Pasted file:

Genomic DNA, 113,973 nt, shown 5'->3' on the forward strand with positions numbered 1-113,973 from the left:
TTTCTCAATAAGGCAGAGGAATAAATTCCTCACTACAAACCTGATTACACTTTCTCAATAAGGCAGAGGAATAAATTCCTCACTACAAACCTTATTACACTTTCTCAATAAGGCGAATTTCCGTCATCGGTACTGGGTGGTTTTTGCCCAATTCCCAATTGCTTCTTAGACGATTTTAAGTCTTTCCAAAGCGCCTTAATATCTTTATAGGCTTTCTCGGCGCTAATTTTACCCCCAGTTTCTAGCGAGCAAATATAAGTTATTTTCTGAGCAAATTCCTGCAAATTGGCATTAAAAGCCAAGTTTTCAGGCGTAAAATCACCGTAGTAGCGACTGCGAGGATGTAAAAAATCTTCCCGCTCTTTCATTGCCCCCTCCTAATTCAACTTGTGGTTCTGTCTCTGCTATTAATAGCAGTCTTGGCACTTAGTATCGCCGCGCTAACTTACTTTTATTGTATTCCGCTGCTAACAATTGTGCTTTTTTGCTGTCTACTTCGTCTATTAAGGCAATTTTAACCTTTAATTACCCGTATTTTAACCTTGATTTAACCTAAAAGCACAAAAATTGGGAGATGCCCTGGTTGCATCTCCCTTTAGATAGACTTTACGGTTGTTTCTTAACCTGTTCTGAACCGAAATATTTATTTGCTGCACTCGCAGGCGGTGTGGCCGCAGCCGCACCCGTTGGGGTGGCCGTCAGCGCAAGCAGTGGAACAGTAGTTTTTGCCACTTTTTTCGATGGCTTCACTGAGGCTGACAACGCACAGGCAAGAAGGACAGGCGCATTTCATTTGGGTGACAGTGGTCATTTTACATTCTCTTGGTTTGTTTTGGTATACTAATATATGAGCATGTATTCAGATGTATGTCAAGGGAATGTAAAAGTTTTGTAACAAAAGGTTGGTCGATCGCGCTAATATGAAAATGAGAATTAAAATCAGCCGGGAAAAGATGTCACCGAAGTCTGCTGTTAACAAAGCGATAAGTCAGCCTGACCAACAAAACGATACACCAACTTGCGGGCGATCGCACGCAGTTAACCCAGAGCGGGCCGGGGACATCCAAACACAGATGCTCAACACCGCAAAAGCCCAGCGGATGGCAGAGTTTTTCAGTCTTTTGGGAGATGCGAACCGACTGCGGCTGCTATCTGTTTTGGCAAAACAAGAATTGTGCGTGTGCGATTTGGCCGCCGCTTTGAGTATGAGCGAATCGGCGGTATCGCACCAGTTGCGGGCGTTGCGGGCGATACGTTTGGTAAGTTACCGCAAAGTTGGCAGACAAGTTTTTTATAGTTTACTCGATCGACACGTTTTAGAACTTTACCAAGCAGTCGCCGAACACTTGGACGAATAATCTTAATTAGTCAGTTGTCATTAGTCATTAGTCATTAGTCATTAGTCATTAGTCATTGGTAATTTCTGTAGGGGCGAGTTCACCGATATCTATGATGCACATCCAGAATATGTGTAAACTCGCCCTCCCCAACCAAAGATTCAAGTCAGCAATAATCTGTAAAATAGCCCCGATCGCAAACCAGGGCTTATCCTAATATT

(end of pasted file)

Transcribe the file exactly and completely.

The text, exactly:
Genomic DNA, 113,973 nt, shown 5'->3' on the forward strand with positions numbered 1-113,973 from the left:
TTTCTCAATAAGGCAGAGGAATAAATTCCTCACTACAAACCTGATTACACTTTCTCAATAAGGCAGAGGAATAAATTCCTCACTACAAACCTTATTACACTTTCTCAATAAGGCGAATTTCCGTCATCGGTACTGGGTGGTTTTTGCCCAATTCCCAATTGCTTCTTAGACGATTTTAAGTCTTTCCAAAGCGCCTTAATATCTTTATAGGCTTTCTCGGCGCTAATTTTACCCCCAGTTTCTAGCGAGCAAATATAAGTTATTTTCTGAGCAAATTCCTGCAAATTGGCATTAAAAGCCAAGTTTTCAGGCGTAAAATCACCGTAGTAGCGACTGCGAGGATGTAAAAAATCTTCCCGCTCTTTCATTGCCCCCTCCTAATTCAACTTGTGGTTCTGTCTCTGCTATTAATAGCAGTCTTGGCACTTAGTATCGCCGCGCTAACTTACTTTTATTGTATTCCGCTGCTAACAATTGTGCTTTTTTGCTGTCTACTTCGTCTATTAAGGCAATTTTAACCTTTAATTACCCGTATTTTAACCTTGATTTAACCTAAAAGCACAAAAATTGGGAGATGCCCTGGTTGCATCTCCCTTTAGATAGACTTTACGGTTGTTTCTTAACCTGTTCTGAACCGAAATATTTATTTGCTGCACTCGCAGGCGGTGTGGCCGCAGCCGCACCCGTTGGGGTGGCCGTCAGCGCAAGCAGTGGAACAGTAGTTTTTGCCACTTTTTTCGATGGCTTCACTGAGGCTGACAACGCACAGGCAAGAAGGACAGGCGCATTTCATTTGGGTGACAGTGGTCATTTTACATTCTCTTGGTTTGTTTTGGTATACTAATATATGAGCATGTATTCAGATGTATGTCAAGGGAATGTAAAAGTTTTGTAACAAAAGGTTGGTCGATCGCGCTAATATGAAAATGAGAATTAAAATCAGCCGGGAAAAGATGTCACCGAAGTCTGCTGTTAACAAAGCGATAAGTCAGCCTGACCAACAAAACGATACACCAACTTGCGGGCGATCGCACGCAGTTAACCCAGAGCGGGCCGGGGACATCCAAACACAGATGCTCAACACCGCAAAAGCCCAGCGGATGGCAGAGTTTTTCAGTCTTTTGGGAGATGCGAACCGACTGCGGCTGCTATCTGTTTTGGCAAAACAAGAATTGTGCGTGTGCGATTTGGCCGCCGCTTTGAGTATGAGCGAATCGGCGGTATCGCACCAGTTGCGGGCGTTGCGGGCGATACGTTTGGTAAGTTACCGCAAAGTTGGCAGACAAGTTTTTTATAGTTTACTCGATCGACACGTTTTAGAACTTTACCAAGCAGTCGCCGAACACTTGGACGAATAATCTTAATTAGTCAGTTGTCATTAGTCATTAGTCATTAGTCATTAGTCATTAGTCATTGGTAATTTCTGTAGGGGCGAGTTCACCGATATCTATGATGCACATCCAGAATATGTGTAAACTCGCCCTCCCCAACCAAAGATTCAAGTCAGCAATAATCTGTAAAATAGCCCCGATCGCAAACCAGGGCTTATCCTAATATT